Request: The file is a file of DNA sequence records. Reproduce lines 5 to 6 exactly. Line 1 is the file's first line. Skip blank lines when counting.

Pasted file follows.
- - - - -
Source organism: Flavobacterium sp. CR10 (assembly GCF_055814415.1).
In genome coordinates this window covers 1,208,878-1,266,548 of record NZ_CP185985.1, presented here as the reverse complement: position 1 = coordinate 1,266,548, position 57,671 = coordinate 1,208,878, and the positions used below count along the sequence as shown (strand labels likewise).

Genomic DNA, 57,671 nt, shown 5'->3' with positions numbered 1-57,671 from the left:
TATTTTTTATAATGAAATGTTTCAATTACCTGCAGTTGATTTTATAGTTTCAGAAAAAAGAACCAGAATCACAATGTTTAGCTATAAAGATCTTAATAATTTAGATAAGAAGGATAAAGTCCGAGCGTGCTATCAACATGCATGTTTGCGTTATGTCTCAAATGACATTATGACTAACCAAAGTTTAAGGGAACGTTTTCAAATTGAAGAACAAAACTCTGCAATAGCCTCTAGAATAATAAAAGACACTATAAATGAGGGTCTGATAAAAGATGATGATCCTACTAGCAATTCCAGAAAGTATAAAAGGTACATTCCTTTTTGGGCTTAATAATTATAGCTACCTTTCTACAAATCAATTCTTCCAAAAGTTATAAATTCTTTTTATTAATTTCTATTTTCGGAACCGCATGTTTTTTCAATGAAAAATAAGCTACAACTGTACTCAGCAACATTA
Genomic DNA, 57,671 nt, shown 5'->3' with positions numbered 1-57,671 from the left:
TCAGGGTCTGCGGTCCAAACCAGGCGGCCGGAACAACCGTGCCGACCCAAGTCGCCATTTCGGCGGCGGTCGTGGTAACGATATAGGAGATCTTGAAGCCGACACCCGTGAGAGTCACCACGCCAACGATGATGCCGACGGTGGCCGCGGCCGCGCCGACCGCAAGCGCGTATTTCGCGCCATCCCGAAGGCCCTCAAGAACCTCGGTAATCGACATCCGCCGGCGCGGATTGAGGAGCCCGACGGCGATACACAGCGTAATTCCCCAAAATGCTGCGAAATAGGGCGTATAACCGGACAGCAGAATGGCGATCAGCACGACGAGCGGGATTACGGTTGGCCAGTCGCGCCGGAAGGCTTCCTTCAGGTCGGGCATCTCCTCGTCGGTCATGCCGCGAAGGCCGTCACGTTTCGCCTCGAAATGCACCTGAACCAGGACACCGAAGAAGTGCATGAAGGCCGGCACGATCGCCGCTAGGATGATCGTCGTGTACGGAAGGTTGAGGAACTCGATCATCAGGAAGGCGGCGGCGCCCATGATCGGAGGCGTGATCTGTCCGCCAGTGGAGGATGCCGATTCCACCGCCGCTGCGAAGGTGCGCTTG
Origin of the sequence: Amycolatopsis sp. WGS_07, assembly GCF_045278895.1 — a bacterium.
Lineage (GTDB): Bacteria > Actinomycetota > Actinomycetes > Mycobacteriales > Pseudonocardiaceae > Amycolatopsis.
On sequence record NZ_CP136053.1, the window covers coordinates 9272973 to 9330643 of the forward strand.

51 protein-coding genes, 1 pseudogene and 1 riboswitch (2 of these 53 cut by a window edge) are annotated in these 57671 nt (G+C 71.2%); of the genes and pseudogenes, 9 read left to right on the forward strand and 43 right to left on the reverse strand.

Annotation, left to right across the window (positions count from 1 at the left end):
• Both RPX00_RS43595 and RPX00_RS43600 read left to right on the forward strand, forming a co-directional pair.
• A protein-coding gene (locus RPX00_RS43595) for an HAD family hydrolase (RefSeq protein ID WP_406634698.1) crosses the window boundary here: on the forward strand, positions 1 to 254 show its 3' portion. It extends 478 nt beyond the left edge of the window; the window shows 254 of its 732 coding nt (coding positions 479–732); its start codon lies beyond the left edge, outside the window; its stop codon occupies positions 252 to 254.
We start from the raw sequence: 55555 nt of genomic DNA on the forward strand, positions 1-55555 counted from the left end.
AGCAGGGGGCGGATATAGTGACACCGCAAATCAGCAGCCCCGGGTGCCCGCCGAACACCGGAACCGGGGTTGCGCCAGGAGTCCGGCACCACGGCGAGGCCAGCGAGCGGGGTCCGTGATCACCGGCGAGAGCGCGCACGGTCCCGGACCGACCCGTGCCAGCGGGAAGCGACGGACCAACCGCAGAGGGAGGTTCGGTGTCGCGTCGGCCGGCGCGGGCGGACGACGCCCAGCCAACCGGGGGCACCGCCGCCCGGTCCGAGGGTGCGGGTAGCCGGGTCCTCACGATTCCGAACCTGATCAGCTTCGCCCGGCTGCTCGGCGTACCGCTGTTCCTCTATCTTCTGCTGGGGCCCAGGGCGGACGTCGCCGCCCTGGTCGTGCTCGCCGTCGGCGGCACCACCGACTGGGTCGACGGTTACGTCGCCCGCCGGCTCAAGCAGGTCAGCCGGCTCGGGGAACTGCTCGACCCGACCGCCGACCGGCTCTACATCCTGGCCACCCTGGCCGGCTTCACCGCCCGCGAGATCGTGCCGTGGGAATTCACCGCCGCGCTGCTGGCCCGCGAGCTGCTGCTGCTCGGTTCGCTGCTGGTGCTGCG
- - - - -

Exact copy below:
Genomic DNA, 57,671 nt, shown 5'->3' with positions numbered 1-57,671 from the left:
TCAGGGTCTGCGGTCCAAACCAGGCGGCCGGAACAACCGTGCCGACCCAAGTCGCCATTTCGGCGGCGGTCGTGGTAACGATATAGGAGATCTTGAAGCCGACACCCGTGAGAGTCACCACGCCAACGATGATGCCGACGGTGGCCGCGGCCGCGCCGACCGCAAGCGCGTATTTCGCGCCATCCCGAAGGCCCTCAAGAACCTCGGTAATCGACATCCGCCGGCGCGGATTGAGGAGCCCGACGGCGATACACAGCGTAATTCCCCAAAATGCTGCGAAATAGGGCGTATAACCGGACAGCAGAATGGCGATCAGCACGACGAGCGGGATTACGGTTGGCCAGTCGCGCCGGAAGGCTTCCTTCAGGTCGGGCATCTCCTCGTCGGTCATGCCGCGAAGGCCGTCACGTTTCGCCTCGAAATGCACCTGAACCAGGACACCGAAGAAGTGCATGAAGGCCGGCACGATCGCCGCTAGGATGATCGTCGTGTACGGAAGGTTGAGGAACTCGATCATCAGGAAGGCGGCGGCGCCCATGATCGGAGGCGTGATCTGTCCGCCAGTGGAGGATGCCGATTCCACCGCCGCTGCGAAGGTGCGCTTG